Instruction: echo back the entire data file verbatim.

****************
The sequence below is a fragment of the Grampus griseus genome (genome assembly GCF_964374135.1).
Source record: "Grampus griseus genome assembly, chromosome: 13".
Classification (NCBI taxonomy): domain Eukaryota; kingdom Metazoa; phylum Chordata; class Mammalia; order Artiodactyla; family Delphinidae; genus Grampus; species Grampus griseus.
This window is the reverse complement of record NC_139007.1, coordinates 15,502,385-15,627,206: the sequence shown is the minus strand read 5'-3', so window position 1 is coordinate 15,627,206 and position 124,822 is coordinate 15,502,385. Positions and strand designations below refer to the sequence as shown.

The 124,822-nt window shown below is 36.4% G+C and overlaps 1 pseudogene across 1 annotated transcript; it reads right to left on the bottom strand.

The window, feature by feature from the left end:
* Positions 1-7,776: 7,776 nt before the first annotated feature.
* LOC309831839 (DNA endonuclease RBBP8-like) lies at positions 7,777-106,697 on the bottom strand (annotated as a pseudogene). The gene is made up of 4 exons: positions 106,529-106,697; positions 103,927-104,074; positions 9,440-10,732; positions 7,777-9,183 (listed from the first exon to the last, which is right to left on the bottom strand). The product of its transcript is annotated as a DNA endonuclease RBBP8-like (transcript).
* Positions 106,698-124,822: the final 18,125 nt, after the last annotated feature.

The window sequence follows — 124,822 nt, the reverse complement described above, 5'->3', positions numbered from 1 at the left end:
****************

The sequence below is a fragment of the Grampus griseus genome (genome assembly GCF_964374135.1).
Source record: "Grampus griseus genome assembly, chromosome: 13".
Classification (NCBI taxonomy): domain Eukaryota; kingdom Metazoa; phylum Chordata; class Mammalia; order Artiodactyla; family Delphinidae; genus Grampus; species Grampus griseus.
This window is the reverse complement of record NC_139007.1, coordinates 15,502,385-15,627,206: the sequence shown is the minus strand read 5'-3', so window position 1 is coordinate 15,627,206 and position 124,822 is coordinate 15,502,385. Positions and strand designations below refer to the sequence as shown.

The 124,822-nt window shown below is 36.4% G+C and overlaps 1 pseudogene across 1 annotated transcript; it reads right to left on the bottom strand.

The window, feature by feature from the left end:
* Positions 1-7,776: 7,776 nt before the first annotated feature.
* LOC309831839 (DNA endonuclease RBBP8-like) lies at positions 7,777-106,697 on the bottom strand (annotated as a pseudogene). The gene is made up of 4 exons: positions 106,529-106,697; positions 103,927-104,074; positions 9,440-10,732; positions 7,777-9,183 (listed from the first exon to the last, which is right to left on the bottom strand). The product of its transcript is annotated as a DNA endonuclease RBBP8-like (transcript).
* Positions 106,698-124,822: the final 18,125 nt, after the last annotated feature.

The window sequence follows — 124,822 nt, the reverse complement described above, 5'->3', positions numbered from 1 at the left end: